Cognitive deficits, particularly memory impairments, are the most common persistent disability after TBI, resulting from disruptions in the striatum, limbic system, and frontal cortex. Experimental and clinical evidence from our group and others implicates altered dopamine (DA) systems in contributing such deficits. Furthermore, in experimental models and in Phase I human studies, DA-enhancing agents can attenuate functional deficits. However, little is known about the cellular signaling mechanisms underlying DA-mediated deficits and the mechanisms by which DA-enhancing agents confer their beneficial effects after TBI. The striatum is a location of significant DA signaling. Long considered a modulator of motor function, the striatum more recently was found to be vital to learning and memory function through connections with the limbic system and cortex. Disturbances in DA signaling in the striatum have not been investigated in any experimental model of TBI. The DA- and cyclic adenosine monophosphate (cAMP)-regulated phosphoprotein, Mr 32 kDA (DARPP-32), is a key convergence point in striatal medium spiny neurons for the activity of multiple neurotransmitter systems, including DA. The convergent properties of DARPP-32 are related to the two distinct phosphorylation sites, threonine 34 (Thr34) and threonine 75 (Thr75), which act antagonistically to regulate intracellular signaling molecules. In particular, DARPP-32 phosphorylation at Thr34 is an important mediator of the cAMP-extracellular regulated kinase (ERK1/2) pathway, acting as an inhibitor of protein phosphatase 1 (PP1). This project represents the first examination of the DARPP-32 signaling pathway as a mechanism for TBI-induced functional deficits. Our study will test the hypothesis that TBI causes dysfunction of DARPP-32 phosphorylation in striato-cortical neurons, which may contribute to alterations in ERK1/2 cascades and working-memory deficits. We will measure the effects of TBI on this important intracellular signaling convergence point. In the revised project, we will first examine the effects of TBI on DARRP-32 and key downstream effectors. Second, we propose to determine if increasing phosphorylation of DARPP-32 at the Thr34 phosphorylation site can attenuate TBI-induced changes in the same key downstream signaling changes, and functional deficits. Third, we will evaluate the role of DARPP-32 in mediating the positive effects of a clinically relevant DA enhancer that is frequently given during rehabilitation. Lastly, to better determine causal relationships between DARPP-32 changes, treatments, and subsequent outcome variables, we propose complementary experiments that utilize a DARPP-32 knockout (KO) model. The results of these studies will clarify striato-cortical function after TBI and provide initial preclinical evidence to support clinical studies targeting downstream biochemical pathways associated with DA agonist therapies for TBI.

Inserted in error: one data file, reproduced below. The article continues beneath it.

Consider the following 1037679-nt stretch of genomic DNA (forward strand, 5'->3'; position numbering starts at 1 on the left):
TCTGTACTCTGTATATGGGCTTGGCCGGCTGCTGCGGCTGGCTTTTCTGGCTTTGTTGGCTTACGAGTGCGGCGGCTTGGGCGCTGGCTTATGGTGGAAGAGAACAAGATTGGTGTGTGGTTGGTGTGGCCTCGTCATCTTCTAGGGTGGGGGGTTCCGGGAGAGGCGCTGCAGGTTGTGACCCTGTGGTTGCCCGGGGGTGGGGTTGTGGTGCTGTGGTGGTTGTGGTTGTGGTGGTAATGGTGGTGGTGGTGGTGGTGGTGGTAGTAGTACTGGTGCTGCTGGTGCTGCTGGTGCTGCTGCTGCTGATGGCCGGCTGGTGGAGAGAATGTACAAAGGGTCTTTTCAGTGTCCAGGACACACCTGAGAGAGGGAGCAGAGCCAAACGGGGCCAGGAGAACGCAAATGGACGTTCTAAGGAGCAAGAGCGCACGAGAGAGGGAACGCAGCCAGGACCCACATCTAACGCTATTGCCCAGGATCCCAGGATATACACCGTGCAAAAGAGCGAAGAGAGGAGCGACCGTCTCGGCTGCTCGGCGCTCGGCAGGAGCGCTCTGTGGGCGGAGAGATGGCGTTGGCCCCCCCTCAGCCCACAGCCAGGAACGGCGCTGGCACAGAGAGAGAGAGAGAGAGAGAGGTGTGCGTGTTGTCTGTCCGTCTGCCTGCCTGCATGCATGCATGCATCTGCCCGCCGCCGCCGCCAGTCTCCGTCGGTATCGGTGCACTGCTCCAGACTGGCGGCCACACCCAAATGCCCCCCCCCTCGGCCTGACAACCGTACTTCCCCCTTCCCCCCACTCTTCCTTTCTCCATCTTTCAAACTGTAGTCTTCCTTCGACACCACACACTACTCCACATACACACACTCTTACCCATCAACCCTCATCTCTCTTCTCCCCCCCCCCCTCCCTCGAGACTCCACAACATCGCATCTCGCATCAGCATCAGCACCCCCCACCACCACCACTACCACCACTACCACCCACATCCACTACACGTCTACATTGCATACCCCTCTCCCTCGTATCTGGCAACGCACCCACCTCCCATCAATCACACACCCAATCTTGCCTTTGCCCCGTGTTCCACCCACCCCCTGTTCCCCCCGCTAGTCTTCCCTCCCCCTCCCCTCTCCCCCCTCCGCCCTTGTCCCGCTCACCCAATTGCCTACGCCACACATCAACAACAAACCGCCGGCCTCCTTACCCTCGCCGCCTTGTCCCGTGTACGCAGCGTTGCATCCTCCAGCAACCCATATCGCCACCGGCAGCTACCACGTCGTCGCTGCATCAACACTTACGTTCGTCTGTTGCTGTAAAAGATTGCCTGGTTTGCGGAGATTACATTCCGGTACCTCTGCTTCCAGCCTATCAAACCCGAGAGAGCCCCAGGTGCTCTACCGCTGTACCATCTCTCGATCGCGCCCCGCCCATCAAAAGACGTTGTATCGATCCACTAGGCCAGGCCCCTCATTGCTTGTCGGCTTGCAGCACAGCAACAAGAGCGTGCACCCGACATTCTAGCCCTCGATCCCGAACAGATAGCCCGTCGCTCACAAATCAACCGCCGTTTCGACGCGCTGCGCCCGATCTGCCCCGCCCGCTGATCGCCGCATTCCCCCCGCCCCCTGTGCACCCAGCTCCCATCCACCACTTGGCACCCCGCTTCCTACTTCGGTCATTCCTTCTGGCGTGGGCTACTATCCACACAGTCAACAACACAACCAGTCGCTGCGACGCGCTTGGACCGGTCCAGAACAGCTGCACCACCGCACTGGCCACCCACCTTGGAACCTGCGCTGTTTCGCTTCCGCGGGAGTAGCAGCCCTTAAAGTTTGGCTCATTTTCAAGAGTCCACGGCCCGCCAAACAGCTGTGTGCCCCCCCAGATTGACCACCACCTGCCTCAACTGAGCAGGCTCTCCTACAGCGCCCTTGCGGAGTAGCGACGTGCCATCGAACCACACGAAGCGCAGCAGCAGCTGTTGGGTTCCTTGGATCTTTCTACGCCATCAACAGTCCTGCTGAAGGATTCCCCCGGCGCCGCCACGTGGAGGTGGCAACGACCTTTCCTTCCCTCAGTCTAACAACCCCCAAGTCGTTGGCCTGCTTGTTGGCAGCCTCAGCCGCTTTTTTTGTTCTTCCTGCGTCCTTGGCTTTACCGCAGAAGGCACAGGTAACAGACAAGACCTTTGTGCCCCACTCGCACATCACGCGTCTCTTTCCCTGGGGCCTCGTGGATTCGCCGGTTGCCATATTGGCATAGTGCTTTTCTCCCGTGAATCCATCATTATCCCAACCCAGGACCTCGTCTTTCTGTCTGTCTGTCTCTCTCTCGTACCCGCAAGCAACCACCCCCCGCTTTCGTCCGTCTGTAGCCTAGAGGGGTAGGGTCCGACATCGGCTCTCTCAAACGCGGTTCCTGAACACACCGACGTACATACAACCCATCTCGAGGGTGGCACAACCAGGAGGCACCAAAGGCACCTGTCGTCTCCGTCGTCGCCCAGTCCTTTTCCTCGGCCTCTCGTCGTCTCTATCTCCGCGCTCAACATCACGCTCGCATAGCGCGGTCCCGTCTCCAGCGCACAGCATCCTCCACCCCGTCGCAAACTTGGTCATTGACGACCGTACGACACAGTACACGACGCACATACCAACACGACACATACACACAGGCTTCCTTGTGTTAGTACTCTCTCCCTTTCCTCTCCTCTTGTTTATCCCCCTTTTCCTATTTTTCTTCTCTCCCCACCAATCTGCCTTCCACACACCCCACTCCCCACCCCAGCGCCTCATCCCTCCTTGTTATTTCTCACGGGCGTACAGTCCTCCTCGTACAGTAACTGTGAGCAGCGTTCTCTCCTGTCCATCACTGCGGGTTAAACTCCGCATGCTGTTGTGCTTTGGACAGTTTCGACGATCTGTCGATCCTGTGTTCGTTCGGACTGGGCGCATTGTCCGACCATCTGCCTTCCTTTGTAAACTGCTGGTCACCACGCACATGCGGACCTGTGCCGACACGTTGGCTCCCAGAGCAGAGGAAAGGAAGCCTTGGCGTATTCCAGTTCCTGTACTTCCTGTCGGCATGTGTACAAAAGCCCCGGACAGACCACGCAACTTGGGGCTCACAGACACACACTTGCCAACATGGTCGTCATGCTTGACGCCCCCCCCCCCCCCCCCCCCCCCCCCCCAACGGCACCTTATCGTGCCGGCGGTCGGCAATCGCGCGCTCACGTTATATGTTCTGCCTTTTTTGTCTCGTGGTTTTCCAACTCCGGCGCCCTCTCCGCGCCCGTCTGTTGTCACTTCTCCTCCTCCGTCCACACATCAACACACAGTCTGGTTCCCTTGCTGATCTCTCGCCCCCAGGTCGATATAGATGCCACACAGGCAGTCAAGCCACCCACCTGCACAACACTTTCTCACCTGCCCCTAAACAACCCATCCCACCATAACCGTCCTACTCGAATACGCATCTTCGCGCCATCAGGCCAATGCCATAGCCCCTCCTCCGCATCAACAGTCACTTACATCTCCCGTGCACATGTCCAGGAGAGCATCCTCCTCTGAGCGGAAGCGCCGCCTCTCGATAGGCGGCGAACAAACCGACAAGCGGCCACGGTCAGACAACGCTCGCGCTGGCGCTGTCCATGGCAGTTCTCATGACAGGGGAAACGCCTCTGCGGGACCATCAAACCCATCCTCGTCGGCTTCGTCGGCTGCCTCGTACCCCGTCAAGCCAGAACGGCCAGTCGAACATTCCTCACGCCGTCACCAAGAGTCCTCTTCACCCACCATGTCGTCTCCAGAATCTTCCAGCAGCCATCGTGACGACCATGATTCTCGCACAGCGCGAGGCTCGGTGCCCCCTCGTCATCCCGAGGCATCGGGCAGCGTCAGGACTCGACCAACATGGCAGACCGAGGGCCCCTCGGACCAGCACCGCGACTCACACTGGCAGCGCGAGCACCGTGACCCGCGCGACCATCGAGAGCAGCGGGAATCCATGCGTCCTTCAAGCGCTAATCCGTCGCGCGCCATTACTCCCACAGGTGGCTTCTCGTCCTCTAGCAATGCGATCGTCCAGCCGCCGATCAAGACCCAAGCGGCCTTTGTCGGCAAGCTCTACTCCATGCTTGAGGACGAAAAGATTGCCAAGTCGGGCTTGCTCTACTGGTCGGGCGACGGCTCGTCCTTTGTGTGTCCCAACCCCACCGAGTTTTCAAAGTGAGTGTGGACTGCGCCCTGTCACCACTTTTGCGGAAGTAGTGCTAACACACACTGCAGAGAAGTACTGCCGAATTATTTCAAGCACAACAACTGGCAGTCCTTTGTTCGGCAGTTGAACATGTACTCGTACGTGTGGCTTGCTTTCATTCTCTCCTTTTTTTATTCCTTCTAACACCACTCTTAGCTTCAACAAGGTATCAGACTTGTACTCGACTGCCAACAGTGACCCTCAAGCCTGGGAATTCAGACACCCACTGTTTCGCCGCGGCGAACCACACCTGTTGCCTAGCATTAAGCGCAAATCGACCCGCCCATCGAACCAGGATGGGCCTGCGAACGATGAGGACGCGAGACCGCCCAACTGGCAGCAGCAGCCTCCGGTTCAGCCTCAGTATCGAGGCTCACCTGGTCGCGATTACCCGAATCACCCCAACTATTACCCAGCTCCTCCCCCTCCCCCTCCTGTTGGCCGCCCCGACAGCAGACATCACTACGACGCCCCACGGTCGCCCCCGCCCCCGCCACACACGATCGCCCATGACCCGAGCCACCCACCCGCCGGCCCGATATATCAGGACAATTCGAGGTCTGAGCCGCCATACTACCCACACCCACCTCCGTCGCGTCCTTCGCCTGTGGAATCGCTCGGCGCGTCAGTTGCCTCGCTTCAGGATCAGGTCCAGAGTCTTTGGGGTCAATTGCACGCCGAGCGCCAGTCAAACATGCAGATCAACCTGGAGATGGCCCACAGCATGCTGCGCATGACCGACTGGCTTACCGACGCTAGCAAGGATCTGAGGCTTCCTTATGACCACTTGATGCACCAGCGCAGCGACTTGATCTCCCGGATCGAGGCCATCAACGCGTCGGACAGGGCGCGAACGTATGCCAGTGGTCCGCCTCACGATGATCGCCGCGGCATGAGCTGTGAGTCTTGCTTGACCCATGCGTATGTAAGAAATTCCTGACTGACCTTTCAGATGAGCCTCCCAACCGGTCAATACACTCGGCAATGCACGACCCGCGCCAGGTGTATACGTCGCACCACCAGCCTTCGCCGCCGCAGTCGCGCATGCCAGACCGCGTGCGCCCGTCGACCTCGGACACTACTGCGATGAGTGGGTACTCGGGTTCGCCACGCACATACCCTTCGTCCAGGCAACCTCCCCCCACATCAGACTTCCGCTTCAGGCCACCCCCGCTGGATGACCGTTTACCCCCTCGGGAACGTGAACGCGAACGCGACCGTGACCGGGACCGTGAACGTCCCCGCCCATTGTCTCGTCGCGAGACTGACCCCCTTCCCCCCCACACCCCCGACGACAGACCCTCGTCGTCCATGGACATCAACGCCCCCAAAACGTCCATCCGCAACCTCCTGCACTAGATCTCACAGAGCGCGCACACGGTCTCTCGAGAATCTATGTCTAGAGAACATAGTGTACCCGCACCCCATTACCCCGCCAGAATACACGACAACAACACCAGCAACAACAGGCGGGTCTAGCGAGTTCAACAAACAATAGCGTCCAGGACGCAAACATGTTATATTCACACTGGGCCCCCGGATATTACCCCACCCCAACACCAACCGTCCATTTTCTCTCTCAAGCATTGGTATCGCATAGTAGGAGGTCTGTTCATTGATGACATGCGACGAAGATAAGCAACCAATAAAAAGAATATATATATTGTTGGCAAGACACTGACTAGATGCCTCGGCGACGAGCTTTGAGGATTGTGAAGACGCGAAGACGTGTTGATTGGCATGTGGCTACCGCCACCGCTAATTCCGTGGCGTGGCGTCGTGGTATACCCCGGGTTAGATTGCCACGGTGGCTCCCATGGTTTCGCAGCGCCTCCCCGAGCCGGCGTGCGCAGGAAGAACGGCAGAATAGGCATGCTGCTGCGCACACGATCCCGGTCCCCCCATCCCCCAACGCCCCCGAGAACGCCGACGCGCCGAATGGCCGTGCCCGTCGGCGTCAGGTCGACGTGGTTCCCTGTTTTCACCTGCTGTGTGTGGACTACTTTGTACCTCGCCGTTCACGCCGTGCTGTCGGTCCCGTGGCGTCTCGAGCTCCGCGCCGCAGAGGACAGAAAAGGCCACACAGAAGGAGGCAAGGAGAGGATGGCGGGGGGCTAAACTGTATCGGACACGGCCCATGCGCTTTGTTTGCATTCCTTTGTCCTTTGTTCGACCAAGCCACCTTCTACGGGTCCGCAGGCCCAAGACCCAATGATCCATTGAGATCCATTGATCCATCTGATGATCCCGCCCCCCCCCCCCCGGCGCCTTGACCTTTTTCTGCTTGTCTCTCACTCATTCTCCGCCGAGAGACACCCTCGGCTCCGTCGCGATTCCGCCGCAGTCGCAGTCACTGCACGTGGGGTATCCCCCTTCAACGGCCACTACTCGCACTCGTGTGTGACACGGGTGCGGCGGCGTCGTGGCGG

In the United States traumatic brain injury (TBI) accounts for over one third of all injury related deaths. In survivors, TBI results in the persistent disturbance of cognitive functioning. This project seeks to examine key neurochemical mechanisms underlying cognitive deficits and to evaluate novel therapies to maximize recovery of function.
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